It’s the end of 2012, or almost. It’s been a year full of things and stuff. I spent half of it on the West coast and another half on the East one. I started the year by ringing it in at a bar, red lipstick on, black something being worn, fake animal fur too. I’ll ring in this new one in similar fashion. 2012 was my first full year as a music journalist. I was hired, I was fired, and I started my own thing—the Philadelphia Area Music Showcase.
Starting your own thing is not at all hard. Sticking with it can definitely be. Finishing it, well if it’s good enough you hope you never have to. The thing is, whatever you set out to do, it’s going to turn different corners all the time. You might not recognize it years from now, it could be an entirely different species.
I started the Showcase under a misconception, but I didn’t know it at the time. I was in Portland, OR, a city that’s small but rich in music, lively all of the time, shows every night, side projects jutting out from every genre, friends of friends of friends playing together and supporting each other. I wondered why Philly wasn’t the same. Why there was so much competition. Why people didn’t work together more, pull each other up alongside themselves. I wanted to start a site that promoted Philly music in a collaborative sense, a place where we could put our best face out into the world and they would see it, believe it, look and listen to it. I wanted to show the world how rich this city is with sound.
Looking back now, I feel silly and wrong.
Last summer, I thought that if I went to enough shows (I was shooting for three a night) and interviewed enough artists, I could truly bring to light this face. Well, going to three shows a night is absolutely ridiculous, but do you know what I found out by trying? It’s not for lack of options, or venues, or talent. It’s simply lack of time, money, and reliable transportation.
Last summer I thought the optimism I had was a little overboard, that I’d have a hard time convincing artists, studio owners, fans, writers, photographers, and everyone else in Philly that collaboration is key. That there’s no “I” in team. That we can get further by sticking together. Little did I know this was already way happening, with or without me. That I could go ahead and jump on the ship, and I could do so by asking questions, seeking out advisors, volunteering time, booking and promoting shows, being a media outlet, being part of the support system that’s keeping the local music scene afloat.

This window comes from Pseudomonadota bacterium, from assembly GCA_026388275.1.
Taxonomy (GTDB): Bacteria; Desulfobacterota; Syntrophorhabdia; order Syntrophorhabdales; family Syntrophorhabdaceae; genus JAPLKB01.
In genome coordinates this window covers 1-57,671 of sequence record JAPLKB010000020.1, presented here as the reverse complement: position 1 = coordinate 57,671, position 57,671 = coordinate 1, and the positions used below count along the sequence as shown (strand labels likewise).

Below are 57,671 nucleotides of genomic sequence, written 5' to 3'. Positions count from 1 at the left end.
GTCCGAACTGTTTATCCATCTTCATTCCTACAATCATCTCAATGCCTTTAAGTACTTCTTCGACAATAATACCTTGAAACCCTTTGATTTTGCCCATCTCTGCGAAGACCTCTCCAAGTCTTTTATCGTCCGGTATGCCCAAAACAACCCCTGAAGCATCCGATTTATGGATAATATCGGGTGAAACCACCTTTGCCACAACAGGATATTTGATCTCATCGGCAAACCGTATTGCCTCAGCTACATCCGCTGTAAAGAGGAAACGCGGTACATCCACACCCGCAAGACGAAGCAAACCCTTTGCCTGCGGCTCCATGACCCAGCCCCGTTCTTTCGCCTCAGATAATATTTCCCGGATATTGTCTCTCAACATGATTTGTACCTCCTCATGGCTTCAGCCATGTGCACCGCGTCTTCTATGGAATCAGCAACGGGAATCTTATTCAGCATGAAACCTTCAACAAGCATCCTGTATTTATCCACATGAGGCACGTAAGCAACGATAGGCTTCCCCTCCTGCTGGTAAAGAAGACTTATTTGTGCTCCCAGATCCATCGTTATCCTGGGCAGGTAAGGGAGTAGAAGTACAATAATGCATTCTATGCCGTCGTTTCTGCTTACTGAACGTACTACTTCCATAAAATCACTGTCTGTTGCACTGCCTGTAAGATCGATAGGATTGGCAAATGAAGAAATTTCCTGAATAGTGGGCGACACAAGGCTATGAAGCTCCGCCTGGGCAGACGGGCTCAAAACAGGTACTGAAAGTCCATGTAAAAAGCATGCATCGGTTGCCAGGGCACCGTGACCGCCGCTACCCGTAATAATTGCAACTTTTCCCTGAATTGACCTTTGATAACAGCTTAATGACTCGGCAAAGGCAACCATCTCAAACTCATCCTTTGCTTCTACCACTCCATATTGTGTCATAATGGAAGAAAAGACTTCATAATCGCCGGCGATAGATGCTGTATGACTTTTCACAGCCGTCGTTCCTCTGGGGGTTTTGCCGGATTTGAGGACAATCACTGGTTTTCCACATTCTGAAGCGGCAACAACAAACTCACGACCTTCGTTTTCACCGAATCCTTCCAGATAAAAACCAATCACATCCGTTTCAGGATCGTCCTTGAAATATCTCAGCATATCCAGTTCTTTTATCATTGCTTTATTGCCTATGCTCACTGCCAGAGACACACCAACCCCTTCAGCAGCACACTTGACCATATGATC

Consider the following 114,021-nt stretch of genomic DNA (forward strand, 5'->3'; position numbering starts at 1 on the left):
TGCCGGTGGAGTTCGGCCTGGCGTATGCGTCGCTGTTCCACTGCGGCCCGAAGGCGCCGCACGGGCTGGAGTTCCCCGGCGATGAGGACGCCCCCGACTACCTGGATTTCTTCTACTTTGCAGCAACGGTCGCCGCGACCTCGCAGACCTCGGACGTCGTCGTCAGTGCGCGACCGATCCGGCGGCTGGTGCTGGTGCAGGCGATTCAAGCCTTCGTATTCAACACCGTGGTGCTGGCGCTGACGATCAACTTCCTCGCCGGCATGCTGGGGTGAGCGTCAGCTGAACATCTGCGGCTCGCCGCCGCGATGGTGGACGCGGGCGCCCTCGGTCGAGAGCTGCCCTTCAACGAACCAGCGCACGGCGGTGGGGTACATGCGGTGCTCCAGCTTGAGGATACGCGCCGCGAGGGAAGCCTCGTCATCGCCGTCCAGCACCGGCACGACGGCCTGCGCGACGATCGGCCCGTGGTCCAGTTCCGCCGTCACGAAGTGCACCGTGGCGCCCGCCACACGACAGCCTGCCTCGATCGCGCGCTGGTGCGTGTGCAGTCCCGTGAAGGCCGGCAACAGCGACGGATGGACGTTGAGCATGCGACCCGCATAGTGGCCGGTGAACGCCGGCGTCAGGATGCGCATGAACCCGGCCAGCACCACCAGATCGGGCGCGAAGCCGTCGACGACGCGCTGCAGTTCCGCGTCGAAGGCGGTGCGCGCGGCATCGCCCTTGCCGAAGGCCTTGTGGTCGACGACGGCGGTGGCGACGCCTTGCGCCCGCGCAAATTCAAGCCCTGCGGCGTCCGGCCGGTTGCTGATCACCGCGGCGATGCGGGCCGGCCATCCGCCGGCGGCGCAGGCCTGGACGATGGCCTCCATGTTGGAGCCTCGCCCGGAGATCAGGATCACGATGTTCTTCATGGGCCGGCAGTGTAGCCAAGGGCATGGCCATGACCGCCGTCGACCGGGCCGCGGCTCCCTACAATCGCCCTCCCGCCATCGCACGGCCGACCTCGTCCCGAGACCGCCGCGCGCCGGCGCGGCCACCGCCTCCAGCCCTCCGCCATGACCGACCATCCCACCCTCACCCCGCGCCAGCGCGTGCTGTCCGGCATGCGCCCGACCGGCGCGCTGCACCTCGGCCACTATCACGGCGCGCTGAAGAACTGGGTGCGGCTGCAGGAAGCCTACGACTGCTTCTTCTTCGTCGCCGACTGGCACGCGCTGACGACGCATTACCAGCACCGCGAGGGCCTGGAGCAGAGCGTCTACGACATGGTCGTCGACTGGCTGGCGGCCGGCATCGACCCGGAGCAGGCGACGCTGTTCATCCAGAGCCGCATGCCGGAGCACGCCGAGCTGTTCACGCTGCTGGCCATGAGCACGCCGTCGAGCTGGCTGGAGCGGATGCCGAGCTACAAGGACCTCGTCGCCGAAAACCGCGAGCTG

Since last summer, I’ve seen live shows from countless amazingly talented local artists. I saw Man Man play the 2nd Street Festival minutes after dumping my suitcases off at my new apartment. Slutever scream to a house party audience in a converted garage with a free nail art station set up outside. Ground Up and The Lawsuits perform one 90 degree night in the middle of Rittenhouse Park. Nightlands perform a renovated score of 2001: A Space Odyssey. Ron Gallo and Satellite Hearts and the Districts playing in a stranger’s living room for a So Far Sounds pop-up performance.
And since last summer I’ve realized how completely together the Philadelphia music scene is. We’ve got the folks over at The Key picking up every little ember of music news and handing it back to us still hot, the JUMP team who understands the importance of printed word (and gives it to us for free!), the dudes running Out Of Town Films, who feature consistently exclusive, well produced video performances from natives and passer bys. And then there’s Sean Agnew, thank you. If there was no Union Transfer or First Unitarian Church, we’d be dismissing a large audience who’s not yet of legal age to booze.
This list is not comprehensive. There are so many different venues, organizations, individuals helping to make music accessible to Philadelphians. I am honored to be a participant and can only hope that the Philadelphia Music Showcase continues to grow, turn its corners, change species, and evolve alongside all of these folks. There is room for all of us here, and my hope for 2013 is that this crew of people only gets bigger and hungrier, and then bigger and hungrier than that.
Maybe even hungry enough to devour New York.